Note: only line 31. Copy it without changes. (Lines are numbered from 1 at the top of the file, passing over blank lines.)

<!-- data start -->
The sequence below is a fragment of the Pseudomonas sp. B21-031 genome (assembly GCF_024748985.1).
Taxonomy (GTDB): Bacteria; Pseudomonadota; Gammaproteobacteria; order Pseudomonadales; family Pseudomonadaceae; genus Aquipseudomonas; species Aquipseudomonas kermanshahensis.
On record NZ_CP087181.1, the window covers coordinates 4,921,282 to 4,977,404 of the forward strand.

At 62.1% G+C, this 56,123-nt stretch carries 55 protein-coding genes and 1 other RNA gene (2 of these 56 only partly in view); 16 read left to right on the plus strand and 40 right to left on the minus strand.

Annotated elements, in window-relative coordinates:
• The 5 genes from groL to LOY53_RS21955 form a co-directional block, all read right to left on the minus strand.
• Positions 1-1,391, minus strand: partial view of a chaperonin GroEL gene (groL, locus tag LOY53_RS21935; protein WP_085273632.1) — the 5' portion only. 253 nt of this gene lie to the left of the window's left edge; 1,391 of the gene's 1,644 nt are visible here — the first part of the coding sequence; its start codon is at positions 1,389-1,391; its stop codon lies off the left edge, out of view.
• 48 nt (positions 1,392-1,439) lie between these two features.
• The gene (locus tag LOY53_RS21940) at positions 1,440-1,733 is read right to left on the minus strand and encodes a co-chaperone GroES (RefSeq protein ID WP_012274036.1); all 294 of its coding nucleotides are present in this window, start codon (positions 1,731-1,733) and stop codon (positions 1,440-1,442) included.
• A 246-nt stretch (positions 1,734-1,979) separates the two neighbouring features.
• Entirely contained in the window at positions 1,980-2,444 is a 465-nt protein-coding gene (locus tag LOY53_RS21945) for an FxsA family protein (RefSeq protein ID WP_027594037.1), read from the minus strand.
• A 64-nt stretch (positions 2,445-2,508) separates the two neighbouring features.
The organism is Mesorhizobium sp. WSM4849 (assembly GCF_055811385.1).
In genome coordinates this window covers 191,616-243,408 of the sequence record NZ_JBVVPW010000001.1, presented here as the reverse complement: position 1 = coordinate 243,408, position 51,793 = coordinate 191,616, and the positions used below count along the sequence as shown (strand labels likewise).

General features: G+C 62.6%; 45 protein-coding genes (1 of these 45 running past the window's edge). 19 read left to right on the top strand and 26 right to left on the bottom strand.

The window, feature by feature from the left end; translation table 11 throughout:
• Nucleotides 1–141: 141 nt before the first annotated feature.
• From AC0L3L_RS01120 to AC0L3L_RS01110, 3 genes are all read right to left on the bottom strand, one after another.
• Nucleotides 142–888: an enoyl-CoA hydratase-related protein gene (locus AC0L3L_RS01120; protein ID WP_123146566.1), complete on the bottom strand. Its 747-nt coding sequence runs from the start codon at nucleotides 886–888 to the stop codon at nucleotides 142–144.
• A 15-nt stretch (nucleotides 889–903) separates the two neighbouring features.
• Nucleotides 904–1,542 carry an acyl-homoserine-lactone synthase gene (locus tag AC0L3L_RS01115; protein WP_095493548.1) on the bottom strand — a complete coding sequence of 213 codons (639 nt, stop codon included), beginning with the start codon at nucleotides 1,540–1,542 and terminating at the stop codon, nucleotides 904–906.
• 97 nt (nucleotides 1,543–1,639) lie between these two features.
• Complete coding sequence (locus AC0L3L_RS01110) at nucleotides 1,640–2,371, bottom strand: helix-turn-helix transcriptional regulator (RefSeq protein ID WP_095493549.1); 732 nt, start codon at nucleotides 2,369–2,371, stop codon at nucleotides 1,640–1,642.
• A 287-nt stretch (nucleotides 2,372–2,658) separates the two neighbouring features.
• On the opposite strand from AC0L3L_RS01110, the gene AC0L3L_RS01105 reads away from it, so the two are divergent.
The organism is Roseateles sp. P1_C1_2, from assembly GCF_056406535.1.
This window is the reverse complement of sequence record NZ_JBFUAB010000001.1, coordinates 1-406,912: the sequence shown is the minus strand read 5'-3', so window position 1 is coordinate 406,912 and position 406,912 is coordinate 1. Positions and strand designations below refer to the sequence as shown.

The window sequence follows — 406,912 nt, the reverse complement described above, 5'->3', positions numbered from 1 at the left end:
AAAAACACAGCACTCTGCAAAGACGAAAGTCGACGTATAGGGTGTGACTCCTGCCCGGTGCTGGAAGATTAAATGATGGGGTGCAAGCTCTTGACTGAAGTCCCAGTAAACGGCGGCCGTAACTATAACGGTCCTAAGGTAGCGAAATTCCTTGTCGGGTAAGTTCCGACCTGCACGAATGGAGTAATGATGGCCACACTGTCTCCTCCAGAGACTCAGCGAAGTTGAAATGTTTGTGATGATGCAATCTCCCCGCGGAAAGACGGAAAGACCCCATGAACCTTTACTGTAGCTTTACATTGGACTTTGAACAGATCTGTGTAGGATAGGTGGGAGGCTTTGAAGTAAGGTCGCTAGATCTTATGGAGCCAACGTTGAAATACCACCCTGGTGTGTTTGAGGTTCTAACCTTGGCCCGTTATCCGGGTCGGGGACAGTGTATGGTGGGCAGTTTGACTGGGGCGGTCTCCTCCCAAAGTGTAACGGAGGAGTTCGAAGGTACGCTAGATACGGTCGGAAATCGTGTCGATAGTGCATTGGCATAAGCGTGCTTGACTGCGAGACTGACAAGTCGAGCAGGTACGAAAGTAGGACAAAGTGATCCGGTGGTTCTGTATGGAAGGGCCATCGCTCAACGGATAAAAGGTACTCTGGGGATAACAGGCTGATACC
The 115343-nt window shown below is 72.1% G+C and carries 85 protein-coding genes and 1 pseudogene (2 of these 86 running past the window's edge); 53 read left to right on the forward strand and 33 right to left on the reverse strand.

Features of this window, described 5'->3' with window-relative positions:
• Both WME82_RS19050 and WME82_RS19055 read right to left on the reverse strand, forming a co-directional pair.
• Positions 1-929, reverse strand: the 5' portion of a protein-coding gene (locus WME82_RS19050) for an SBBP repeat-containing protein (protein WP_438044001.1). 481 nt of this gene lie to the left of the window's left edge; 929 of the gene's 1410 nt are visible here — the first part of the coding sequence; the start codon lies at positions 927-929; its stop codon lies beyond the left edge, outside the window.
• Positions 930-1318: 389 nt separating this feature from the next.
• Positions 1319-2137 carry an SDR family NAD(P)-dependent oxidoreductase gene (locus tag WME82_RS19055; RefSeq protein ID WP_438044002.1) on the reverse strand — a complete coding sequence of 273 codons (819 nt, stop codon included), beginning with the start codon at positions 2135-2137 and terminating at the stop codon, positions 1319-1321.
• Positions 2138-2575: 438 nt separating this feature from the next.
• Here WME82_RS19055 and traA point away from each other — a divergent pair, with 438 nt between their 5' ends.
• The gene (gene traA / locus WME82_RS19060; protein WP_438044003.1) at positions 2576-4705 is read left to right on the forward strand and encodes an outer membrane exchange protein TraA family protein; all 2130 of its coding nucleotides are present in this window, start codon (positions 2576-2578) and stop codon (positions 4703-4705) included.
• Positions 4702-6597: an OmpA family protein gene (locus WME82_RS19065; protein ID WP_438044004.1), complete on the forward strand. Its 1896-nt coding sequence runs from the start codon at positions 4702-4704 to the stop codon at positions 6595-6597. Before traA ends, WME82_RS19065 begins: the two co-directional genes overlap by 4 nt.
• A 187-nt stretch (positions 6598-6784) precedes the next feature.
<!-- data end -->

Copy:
Features of this window, described 5'->3' with window-relative positions: